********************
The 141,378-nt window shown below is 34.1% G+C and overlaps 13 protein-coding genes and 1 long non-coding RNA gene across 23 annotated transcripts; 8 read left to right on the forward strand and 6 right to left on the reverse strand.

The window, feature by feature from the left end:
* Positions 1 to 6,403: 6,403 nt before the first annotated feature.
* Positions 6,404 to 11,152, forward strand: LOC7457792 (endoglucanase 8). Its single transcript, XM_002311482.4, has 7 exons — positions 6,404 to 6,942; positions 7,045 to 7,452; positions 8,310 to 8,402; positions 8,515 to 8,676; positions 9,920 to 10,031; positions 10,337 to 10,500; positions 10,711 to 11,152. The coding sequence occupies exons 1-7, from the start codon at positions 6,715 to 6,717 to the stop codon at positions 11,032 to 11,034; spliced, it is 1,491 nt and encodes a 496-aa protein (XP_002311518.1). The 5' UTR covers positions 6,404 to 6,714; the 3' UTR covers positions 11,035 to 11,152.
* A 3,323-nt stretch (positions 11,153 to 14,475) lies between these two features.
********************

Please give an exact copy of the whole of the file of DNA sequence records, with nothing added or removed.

The 141,378-nt window shown below is 34.1% G+C and overlaps 13 protein-coding genes and 1 long non-coding RNA gene across 23 annotated transcripts; 8 read left to right on the forward strand and 6 right to left on the reverse strand.

The window, feature by feature from the left end:
* Positions 1 to 6,403: 6,403 nt before the first annotated feature.
* Positions 6,404 to 11,152, forward strand: LOC7457792 (endoglucanase 8). Its single transcript, XM_002311482.4, has 7 exons — positions 6,404 to 6,942; positions 7,045 to 7,452; positions 8,310 to 8,402; positions 8,515 to 8,676; positions 9,920 to 10,031; positions 10,337 to 10,500; positions 10,711 to 11,152. The coding sequence occupies exons 1-7, from the start codon at positions 6,715 to 6,717 to the stop codon at positions 11,032 to 11,034; spliced, it is 1,491 nt and encodes a 496-aa protein (XP_002311518.1). The 5' UTR covers positions 6,404 to 6,714; the 3' UTR covers positions 11,035 to 11,152.
* A 3,323-nt stretch (positions 11,153 to 14,475) lies between these two features.